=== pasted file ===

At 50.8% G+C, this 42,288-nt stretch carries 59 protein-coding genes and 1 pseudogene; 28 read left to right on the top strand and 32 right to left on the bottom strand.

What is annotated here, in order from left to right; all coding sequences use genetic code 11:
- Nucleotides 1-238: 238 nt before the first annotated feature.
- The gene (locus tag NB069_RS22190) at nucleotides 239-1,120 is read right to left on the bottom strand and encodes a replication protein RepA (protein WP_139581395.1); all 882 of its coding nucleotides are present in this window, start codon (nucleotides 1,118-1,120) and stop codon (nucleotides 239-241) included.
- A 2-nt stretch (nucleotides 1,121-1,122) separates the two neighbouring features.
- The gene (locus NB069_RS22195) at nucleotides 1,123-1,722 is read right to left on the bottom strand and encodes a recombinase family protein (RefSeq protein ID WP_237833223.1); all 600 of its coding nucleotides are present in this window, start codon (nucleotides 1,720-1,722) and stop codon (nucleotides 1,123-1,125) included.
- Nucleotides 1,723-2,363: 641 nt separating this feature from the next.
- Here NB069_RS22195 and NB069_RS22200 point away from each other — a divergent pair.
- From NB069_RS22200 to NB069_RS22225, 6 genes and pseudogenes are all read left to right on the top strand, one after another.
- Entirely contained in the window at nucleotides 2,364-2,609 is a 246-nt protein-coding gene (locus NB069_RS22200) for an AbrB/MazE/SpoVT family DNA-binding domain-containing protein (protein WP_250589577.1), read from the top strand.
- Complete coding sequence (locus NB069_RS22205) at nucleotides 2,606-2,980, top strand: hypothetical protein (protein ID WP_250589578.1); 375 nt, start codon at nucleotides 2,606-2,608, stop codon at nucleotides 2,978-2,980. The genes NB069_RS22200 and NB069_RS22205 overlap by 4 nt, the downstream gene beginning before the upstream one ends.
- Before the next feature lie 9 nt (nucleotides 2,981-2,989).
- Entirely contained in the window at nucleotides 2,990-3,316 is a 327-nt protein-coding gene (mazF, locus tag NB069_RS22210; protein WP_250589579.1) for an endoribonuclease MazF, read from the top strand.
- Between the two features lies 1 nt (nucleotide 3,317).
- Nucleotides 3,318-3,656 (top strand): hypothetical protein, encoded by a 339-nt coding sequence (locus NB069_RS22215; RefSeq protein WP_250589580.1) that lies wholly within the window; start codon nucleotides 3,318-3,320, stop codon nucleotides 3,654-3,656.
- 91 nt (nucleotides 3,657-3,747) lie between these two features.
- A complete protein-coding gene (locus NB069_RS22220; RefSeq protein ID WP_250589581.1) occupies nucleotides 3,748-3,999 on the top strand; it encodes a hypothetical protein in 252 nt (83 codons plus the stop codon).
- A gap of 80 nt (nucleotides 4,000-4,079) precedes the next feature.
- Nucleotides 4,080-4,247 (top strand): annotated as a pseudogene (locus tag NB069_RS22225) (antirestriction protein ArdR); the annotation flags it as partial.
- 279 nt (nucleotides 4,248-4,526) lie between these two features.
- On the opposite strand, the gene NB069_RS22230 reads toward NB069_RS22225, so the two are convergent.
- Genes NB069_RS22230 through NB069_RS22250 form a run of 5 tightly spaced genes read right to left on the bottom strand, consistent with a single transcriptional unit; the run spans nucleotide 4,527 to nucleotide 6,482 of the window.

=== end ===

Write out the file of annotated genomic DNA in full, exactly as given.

At 50.8% G+C, this 42,288-nt stretch carries 59 protein-coding genes and 1 pseudogene; 28 read left to right on the top strand and 32 right to left on the bottom strand.

What is annotated here, in order from left to right; all coding sequences use genetic code 11:
- Nucleotides 1-238: 238 nt before the first annotated feature.
- The gene (locus tag NB069_RS22190) at nucleotides 239-1,120 is read right to left on the bottom strand and encodes a replication protein RepA (protein WP_139581395.1); all 882 of its coding nucleotides are present in this window, start codon (nucleotides 1,118-1,120) and stop codon (nucleotides 239-241) included.
- A 2-nt stretch (nucleotides 1,121-1,122) separates the two neighbouring features.
- The gene (locus NB069_RS22195) at nucleotides 1,123-1,722 is read right to left on the bottom strand and encodes a recombinase family protein (RefSeq protein ID WP_237833223.1); all 600 of its coding nucleotides are present in this window, start codon (nucleotides 1,720-1,722) and stop codon (nucleotides 1,123-1,125) included.
- Nucleotides 1,723-2,363: 641 nt separating this feature from the next.
- Here NB069_RS22195 and NB069_RS22200 point away from each other — a divergent pair.
- From NB069_RS22200 to NB069_RS22225, 6 genes and pseudogenes are all read left to right on the top strand, one after another.
- Entirely contained in the window at nucleotides 2,364-2,609 is a 246-nt protein-coding gene (locus NB069_RS22200) for an AbrB/MazE/SpoVT family DNA-binding domain-containing protein (protein WP_250589577.1), read from the top strand.
- Complete coding sequence (locus NB069_RS22205) at nucleotides 2,606-2,980, top strand: hypothetical protein (protein ID WP_250589578.1); 375 nt, start codon at nucleotides 2,606-2,608, stop codon at nucleotides 2,978-2,980. The genes NB069_RS22200 and NB069_RS22205 overlap by 4 nt, the downstream gene beginning before the upstream one ends.
- Before the next feature lie 9 nt (nucleotides 2,981-2,989).
- Entirely contained in the window at nucleotides 2,990-3,316 is a 327-nt protein-coding gene (mazF, locus tag NB069_RS22210; protein WP_250589579.1) for an endoribonuclease MazF, read from the top strand.
- Between the two features lies 1 nt (nucleotide 3,317).
- Nucleotides 3,318-3,656 (top strand): hypothetical protein, encoded by a 339-nt coding sequence (locus NB069_RS22215; RefSeq protein WP_250589580.1) that lies wholly within the window; start codon nucleotides 3,318-3,320, stop codon nucleotides 3,654-3,656.
- 91 nt (nucleotides 3,657-3,747) lie between these two features.
- A complete protein-coding gene (locus NB069_RS22220; RefSeq protein ID WP_250589581.1) occupies nucleotides 3,748-3,999 on the top strand; it encodes a hypothetical protein in 252 nt (83 codons plus the stop codon).
- A gap of 80 nt (nucleotides 4,000-4,079) precedes the next feature.
- Nucleotides 4,080-4,247 (top strand): annotated as a pseudogene (locus tag NB069_RS22225) (antirestriction protein ArdR); the annotation flags it as partial.
- 279 nt (nucleotides 4,248-4,526) lie between these two features.
- On the opposite strand, the gene NB069_RS22230 reads toward NB069_RS22225, so the two are convergent.
- Genes NB069_RS22230 through NB069_RS22250 form a run of 5 tightly spaced genes read right to left on the bottom strand, consistent with a single transcriptional unit; the run spans nucleotide 4,527 to nucleotide 6,482 of the window.